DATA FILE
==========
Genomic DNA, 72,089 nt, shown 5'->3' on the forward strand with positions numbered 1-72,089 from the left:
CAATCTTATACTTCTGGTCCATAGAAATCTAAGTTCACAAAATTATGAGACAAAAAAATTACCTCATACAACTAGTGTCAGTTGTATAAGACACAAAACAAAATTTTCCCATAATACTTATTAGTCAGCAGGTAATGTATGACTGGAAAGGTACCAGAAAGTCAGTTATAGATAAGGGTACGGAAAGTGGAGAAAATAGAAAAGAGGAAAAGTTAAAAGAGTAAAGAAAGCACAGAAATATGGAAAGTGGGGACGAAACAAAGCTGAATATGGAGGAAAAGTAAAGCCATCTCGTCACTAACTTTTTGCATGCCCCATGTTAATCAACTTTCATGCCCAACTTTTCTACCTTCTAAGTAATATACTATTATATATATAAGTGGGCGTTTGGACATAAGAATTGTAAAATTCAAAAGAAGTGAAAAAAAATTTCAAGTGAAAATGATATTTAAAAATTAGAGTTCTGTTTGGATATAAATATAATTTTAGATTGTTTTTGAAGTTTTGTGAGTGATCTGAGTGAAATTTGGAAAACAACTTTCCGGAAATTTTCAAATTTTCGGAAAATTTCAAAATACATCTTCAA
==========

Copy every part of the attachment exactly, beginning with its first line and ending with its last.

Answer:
Genomic DNA, 72,089 nt, shown 5'->3' on the forward strand with positions numbered 1-72,089 from the left:
CAATCTTATACTTCTGGTCCATAGAAATCTAAGTTCACAAAATTATGAGACAAAAAAATTACCTCATACAACTAGTGTCAGTTGTATAAGACACAAAACAAAATTTTCCCATAATACTTATTAGTCAGCAGGTAATGTATGACTGGAAAGGTACCAGAAAGTCAGTTATAGATAAGGGTACGGAAAGTGGAGAAAATAGAAAAGAGGAAAAGTTAAAAGAGTAAAGAAAGCACAGAAATATGGAAAGTGGGGACGAAACAAAGCTGAATATGGAGGAAAAGTAAAGCCATCTCGTCACTAACTTTTTGCATGCCCCATGTTAATCAACTTTCATGCCCAACTTTTCTACCTTCTAAGTAATATACTATTATATATATAAGTGGGCGTTTGGACATAAGAATTGTAAAATTCAAAAGAAGTGAAAAAAAATTTCAAGTGAAAATGATATTTAAAAATTAGAGTTCTGTTTGGATATAAATATAATTTTAGATTGTTTTTGAAGTTTTGTGAGTGATCTGAGTGAAATTTGGAAAACAACTTTCCGGAAATTTTCAAATTTTCGGAAAATTTCAAAATACATCTTCAA